On September 1, 2020, the Government of Vietnam issued Decree 102/2020/ND-CP enacting Vietnam’s Timber Legality Assurance System (VNTLAS) as part of its commitments under the Forest Law Enforcement Governance and Trade (FLEGT) Voluntary Partnership Agreement (VPA), a bilateral trade agreement with the European Union, but which covers all timber imported and exported from Vietnam. One of the main objectives of the Decree is to develop mechanisms to ensure the legality of Vietnam’s imported timber, based on criteria which classify risks by country of origin and timber species. The Decree entered into force on October 30, 2020 but implementation was delayed until the Vietnamese Ministry of Agriculture and Rural Development (MARD) published a list of “positive” geographical regions on November 27, 2020, or those source countries deemed low-risk which, by default, also indicates that any countries not on this list are considered high-risk.
While the VNTLAS is now being implemented, some early challenges should be expected given that this is a new system.
The FLEGT VPA and the VNTLAS prescribe risk classification criteria which rate the timber’s country of origin according to, among other things, the existence of a mandatory national framework on due diligence, a World Bank Worldwide Governance Indicator of zero or higher, or mandatory certification systems for national timber.aConcerns have been raised about the results of this risk classification, and specifically the inclusion of some countries on the list of positive geographies released in November 2020. This dashboard does not use the same risk criteria as the one outlined in the VNTLAS and FLEGT VPA. In October 2020, the U.S. initiated an investigation under Section 301 of the Trade Act of 1974 to address environmental concerns related to Vietnam’s import and use of illegal timber. On October 1, 2021, the U.S. and Vietnam announced an Agreement which sets out several commitments to keep illegal timber out of the supply chain, including revisiting the risk classification.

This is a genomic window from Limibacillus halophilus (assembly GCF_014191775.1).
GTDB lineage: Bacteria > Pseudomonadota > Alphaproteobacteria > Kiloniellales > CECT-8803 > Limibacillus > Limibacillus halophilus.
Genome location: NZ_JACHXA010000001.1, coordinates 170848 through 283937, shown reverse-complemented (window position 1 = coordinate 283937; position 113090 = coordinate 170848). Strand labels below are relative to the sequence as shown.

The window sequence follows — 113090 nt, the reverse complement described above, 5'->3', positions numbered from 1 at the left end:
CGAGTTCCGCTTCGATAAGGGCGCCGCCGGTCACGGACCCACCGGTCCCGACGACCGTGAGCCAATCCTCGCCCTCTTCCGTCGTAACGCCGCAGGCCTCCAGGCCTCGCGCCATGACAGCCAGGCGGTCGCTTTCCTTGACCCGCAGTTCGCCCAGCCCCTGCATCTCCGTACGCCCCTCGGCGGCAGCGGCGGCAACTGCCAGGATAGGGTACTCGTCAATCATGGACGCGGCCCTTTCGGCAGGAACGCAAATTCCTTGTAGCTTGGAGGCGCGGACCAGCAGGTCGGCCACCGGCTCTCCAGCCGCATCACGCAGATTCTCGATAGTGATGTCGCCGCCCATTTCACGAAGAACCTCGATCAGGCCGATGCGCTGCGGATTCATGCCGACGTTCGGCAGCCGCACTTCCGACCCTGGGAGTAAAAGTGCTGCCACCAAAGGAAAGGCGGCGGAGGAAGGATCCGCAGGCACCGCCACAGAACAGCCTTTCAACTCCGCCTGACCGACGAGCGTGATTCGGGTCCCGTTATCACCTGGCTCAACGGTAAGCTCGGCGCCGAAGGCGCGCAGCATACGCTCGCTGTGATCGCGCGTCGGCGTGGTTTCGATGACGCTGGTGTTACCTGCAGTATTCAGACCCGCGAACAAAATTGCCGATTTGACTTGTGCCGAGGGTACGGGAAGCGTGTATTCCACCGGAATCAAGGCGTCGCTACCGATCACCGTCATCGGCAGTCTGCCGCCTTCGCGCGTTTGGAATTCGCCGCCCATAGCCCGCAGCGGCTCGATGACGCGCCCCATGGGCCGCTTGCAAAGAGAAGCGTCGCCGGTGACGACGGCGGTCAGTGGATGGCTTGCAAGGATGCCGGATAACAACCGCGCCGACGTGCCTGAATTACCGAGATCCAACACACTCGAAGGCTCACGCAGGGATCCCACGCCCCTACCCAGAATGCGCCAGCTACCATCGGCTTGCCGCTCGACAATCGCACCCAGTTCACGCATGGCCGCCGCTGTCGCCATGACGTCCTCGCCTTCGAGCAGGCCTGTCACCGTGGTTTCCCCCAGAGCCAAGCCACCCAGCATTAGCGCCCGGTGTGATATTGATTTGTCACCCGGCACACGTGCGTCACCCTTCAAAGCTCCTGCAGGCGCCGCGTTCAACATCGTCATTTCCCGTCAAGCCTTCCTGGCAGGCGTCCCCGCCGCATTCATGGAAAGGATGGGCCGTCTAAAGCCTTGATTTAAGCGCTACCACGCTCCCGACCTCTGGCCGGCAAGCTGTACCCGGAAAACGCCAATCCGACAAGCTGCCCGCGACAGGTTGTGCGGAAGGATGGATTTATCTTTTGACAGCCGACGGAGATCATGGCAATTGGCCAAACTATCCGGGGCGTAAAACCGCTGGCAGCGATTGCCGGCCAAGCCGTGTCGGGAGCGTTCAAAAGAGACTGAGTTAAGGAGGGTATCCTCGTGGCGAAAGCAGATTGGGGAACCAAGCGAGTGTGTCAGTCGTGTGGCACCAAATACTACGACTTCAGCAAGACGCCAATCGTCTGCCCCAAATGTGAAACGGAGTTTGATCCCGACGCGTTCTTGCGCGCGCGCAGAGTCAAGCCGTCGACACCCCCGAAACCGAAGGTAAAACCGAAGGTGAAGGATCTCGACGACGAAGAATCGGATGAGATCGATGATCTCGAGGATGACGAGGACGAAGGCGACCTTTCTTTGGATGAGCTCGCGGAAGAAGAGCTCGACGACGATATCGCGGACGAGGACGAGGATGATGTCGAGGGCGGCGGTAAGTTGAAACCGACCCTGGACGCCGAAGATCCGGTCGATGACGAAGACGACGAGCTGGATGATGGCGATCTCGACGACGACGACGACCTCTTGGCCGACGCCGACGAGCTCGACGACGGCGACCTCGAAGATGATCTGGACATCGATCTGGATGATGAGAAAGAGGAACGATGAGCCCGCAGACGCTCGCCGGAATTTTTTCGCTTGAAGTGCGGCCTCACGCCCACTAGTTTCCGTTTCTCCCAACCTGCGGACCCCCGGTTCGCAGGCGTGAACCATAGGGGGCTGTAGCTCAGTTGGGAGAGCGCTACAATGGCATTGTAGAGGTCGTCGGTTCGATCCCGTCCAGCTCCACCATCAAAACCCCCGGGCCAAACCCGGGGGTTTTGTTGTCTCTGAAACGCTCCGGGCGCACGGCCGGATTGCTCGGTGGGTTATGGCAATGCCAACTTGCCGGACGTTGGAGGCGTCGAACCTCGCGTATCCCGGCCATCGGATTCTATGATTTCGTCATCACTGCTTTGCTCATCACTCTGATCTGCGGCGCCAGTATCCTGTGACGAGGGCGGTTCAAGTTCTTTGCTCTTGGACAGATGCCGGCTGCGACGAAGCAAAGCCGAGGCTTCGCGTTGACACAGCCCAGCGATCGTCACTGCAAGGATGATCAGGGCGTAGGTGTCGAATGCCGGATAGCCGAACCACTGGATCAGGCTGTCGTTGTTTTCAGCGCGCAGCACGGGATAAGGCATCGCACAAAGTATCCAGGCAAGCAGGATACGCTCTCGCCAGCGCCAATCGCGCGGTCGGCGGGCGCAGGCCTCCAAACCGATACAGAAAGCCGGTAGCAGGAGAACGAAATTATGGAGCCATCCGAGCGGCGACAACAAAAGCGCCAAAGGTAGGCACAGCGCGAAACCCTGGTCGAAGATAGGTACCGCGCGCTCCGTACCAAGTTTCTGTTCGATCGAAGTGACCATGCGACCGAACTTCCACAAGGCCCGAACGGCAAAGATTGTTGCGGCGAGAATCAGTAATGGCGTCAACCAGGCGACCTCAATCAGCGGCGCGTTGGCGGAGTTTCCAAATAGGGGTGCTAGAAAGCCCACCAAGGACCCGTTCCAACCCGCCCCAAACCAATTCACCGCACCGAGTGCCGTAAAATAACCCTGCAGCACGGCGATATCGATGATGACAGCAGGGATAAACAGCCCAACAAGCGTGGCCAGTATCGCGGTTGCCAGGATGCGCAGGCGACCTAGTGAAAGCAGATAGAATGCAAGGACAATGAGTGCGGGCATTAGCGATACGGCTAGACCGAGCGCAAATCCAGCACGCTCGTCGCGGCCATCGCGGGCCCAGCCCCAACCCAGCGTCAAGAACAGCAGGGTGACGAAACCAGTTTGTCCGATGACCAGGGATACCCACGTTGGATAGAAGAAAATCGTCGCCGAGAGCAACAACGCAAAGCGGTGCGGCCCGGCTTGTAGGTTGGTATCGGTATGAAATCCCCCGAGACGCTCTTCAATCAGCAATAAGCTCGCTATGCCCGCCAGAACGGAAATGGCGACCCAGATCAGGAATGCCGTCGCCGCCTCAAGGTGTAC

The VNTLAS is yet to be formally recognized as meeting the standards set by the European Union Timber Regulation (EUTR) and Vietnam is not currently issuing FLEGT licenses. Vietnam will begin issuing FLEGT licenses when the timber legality assurance system has been successfully tested, and when Vietnam and the EU are satisfied that it functions as described in the VPA. In Europe, a FLEGT licence denotes complete compliance with the EUTR for European importers; however, a FLEGT licence may not in and of itself guarantee compliance with timber import regulations in other jurisdictions, such as the U.S. Lacey Act in the United States.